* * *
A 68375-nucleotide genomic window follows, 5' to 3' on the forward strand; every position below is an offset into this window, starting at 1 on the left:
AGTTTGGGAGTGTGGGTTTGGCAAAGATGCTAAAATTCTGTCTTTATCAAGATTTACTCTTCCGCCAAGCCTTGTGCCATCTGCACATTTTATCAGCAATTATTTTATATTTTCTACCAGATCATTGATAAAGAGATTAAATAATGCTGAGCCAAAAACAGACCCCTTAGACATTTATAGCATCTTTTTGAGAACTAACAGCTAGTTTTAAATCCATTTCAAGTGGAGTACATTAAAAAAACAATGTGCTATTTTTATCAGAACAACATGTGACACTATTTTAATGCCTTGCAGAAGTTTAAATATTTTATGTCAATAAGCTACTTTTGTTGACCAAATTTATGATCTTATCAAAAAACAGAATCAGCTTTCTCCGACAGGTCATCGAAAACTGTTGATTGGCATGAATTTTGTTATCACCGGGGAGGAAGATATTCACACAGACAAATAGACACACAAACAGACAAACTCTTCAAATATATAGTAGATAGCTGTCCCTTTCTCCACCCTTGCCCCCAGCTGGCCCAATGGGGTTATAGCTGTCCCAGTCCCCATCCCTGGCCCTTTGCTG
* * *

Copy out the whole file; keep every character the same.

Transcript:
A 68375-nucleotide genomic window follows, 5' to 3' on the forward strand; every position below is an offset into this window, starting at 1 on the left:
AGTTTGGGAGTGTGGGTTTGGCAAAGATGCTAAAATTCTGTCTTTATCAAGATTTACTCTTCCGCCAAGCCTTGTGCCATCTGCACATTTTATCAGCAATTATTTTATATTTTCTACCAGATCATTGATAAAGAGATTAAATAATGCTGAGCCAAAAACAGACCCCTTAGACATTTATAGCATCTTTTTGAGAACTAACAGCTAGTTTTAAATCCATTTCAAGTGGAGTACATTAAAAAAACAATGTGCTATTTTTATCAGAACAACATGTGACACTATTTTAATGCCTTGCAGAAGTTTAAATATTTTATGTCAATAAGCTACTTTTGTTGACCAAATTTATGATCTTATCAAAAAACAGAATCAGCTTTCTCCGACAGGTCATCGAAAACTGTTGATTGGCATGAATTTTGTTATCACCGGGGAGGAAGATATTCACACAGACAAATAGACACACAAACAGACAAACTCTTCAAATATATAGTAGATAGCTGTCCCTTTCTCCACCCTTGCCCCCAGCTGGCCCAATGGGGTTATAGCTGTCCCAGTCCCCATCCCTGGCCCTTTGCTG